The social commentary struck especially close to home. The movie isn't really interested so much in the killer- it's really about a society of people who are all guilty of commiting their own sins, but choose to demonize one man (albeit a very bad one) rather than look a little closer at their own behavior. That seems sadly similar to our own society, where we seem to have this need to parade around "freaks" and "psychos" nonstop in the media (Michael Jackson, or Scot Peterson, to use two overused examples), because it allows the rest of us the satisfaction of being able to say "Phew! Well at least I'm not as bad as that."

Anders, you're right. This film was way ahead of its time.

Kent Brockman: Now, here are the results from our phone-in poll. 95% of the people think Homer Simpson is guilty. Of course, this is just a television poll, which is not legally binding. Unless Proposition 304 passes, and we all pray it will.

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I heartily concur with the praise for this movie. The scene which sticks with me is the one at the start where the child murder is signalled by the floating away of a balloon which gets stuck in the telephone wires. Somehow it's more horrible than any graphic depiction could be. You get a very real sense as well of the sickness underlying that society in the early thirties, the sickness which gave the Nazis a chance to come to power. Lorre is marvellous as well, the scene where he pleads that he just can't help what he's doing is both moving and disturbing. The fact that you end up having some sympathy for such a horrible character indicates what a great artist Lang was. A Lang movie with some similarities is Fury, his first American pic as far as I remember, and a masterpiece. Also The Big Heat with Glenn Ford, Gloria Grahame and Lee Marvin is tremendous.

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  • 4 years later...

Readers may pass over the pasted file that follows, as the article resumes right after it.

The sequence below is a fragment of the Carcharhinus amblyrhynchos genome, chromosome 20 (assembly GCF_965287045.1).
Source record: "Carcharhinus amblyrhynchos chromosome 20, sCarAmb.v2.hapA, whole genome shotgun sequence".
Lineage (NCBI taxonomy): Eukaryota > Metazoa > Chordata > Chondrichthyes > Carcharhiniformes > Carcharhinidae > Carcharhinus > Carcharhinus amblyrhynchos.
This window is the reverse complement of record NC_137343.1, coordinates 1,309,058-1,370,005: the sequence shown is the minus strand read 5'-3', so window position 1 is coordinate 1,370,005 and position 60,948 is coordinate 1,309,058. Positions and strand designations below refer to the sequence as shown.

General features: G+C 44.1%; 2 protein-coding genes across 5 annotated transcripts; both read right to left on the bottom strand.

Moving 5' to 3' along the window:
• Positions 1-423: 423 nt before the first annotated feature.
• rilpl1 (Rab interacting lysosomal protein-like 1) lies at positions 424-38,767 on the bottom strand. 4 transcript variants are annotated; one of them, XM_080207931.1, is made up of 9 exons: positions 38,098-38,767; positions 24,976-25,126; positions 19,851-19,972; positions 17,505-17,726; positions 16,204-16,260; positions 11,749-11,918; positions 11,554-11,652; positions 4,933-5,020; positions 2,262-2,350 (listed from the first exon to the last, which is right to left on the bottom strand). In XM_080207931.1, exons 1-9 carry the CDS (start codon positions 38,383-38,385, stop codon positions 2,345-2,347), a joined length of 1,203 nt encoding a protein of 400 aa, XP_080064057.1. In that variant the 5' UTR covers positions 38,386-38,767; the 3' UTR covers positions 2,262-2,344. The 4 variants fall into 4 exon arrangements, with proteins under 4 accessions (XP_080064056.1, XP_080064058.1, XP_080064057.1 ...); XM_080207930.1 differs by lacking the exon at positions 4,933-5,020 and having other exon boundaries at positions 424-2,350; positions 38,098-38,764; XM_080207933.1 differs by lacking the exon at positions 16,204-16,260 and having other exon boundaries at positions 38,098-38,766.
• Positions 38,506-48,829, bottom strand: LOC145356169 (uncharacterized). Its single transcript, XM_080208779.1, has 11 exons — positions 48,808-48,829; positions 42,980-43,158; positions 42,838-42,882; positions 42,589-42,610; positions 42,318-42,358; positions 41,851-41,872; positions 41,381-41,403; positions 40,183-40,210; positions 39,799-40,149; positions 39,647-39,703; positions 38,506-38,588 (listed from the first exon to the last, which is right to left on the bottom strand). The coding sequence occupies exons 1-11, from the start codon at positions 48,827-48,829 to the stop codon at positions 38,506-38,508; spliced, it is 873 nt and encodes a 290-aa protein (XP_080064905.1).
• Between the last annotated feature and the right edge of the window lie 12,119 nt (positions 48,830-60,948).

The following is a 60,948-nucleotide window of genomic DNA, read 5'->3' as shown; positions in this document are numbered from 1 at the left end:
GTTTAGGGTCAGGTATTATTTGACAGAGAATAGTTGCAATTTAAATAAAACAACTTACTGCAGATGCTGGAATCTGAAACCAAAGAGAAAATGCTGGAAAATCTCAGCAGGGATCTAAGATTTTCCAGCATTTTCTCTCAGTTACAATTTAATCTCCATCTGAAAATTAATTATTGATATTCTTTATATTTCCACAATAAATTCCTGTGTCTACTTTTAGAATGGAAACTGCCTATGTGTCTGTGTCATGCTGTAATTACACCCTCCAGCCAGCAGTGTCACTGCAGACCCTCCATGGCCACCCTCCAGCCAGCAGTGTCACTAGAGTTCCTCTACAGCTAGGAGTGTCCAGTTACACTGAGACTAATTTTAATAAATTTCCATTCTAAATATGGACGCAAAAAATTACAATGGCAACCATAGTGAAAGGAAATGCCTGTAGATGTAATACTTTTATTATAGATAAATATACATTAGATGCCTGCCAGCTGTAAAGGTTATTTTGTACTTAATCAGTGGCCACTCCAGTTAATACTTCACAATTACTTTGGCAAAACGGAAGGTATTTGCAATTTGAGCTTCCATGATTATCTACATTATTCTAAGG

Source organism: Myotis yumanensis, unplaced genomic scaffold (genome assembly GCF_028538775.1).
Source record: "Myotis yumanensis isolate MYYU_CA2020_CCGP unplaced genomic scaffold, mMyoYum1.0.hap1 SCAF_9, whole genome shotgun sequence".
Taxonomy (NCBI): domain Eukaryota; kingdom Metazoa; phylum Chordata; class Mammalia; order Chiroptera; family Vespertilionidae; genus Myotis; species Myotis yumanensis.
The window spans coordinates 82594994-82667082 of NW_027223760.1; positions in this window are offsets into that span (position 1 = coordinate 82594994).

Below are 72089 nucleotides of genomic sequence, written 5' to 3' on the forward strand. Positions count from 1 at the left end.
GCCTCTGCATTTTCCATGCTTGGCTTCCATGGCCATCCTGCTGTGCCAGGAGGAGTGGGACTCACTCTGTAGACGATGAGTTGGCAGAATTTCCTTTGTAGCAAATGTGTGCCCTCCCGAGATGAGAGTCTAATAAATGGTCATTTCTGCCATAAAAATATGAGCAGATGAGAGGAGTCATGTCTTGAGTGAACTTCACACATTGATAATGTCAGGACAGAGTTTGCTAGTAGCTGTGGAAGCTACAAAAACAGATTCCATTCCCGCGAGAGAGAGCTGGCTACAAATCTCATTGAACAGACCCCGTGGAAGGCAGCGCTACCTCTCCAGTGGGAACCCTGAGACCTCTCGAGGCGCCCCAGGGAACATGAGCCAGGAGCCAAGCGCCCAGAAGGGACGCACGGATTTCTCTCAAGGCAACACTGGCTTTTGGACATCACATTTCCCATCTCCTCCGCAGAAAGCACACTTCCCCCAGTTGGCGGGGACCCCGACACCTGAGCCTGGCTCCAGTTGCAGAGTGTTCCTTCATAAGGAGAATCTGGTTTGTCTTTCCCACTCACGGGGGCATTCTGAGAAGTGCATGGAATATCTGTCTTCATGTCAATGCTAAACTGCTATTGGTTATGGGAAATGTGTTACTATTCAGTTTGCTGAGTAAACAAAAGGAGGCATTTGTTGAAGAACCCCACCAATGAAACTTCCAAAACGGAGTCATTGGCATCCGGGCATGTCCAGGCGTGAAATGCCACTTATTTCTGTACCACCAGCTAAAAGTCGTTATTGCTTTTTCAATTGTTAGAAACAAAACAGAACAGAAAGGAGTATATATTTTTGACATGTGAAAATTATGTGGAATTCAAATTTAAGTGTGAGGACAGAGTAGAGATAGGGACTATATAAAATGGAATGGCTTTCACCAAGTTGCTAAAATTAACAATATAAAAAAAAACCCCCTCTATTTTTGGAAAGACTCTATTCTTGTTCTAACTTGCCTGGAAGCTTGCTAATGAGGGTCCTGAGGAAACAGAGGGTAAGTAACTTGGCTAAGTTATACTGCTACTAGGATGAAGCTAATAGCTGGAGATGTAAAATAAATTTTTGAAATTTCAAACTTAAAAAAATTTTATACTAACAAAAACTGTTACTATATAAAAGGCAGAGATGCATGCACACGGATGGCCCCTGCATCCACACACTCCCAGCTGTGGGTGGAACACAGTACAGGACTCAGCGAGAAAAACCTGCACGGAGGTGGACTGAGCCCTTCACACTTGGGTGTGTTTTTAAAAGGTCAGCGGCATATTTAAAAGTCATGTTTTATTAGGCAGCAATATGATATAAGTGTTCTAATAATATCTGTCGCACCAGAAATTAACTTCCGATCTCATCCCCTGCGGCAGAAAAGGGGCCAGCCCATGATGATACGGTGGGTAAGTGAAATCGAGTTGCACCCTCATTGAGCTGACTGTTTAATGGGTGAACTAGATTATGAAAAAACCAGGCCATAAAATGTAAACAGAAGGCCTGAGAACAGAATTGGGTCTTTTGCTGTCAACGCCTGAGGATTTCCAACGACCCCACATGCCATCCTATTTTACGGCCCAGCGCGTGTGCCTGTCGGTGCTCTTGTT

Am about a quarter through this and am bumping this thread so its easier to find when I'm finished. Agree on the soundtrack--and some excellent editing choices, too. The soundtrack had to be influenced by the fact this was Lang's first "talkie", and I wonder if technical issues played a role in some of it.

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  • 2 weeks later...

"M" for "mensch", "marke", "mann", "morder" or "masterpiece"?

::spoilers::

A child killing pedophile is the most sympathetic character in Lang's first talkie, and his production is at times compelling, suspenseful, enigmatic, and, yes, confusing. The commentors on the Criterion Collections presentation, Anton Kaes,and Eric Rentschler, point out in the final minutes of this film that Beckert is the only human who shows sorrow or mourning for the murdered girls (save the mothers). Lorre's performance had me guessing throughout--I assumed that he would be held responsible for crimes he didn't commit, even though he was happy to commit other heinous ones. But at the end, in his kangaroo court trial, he basically nails it, like a gymnast sticking the landing, as he confesses his compulsion, full of self-loathing and self-confusion. I can see why, as Kaes and Rentschler mention, he was type cast in these roles of weird and conflicted characters.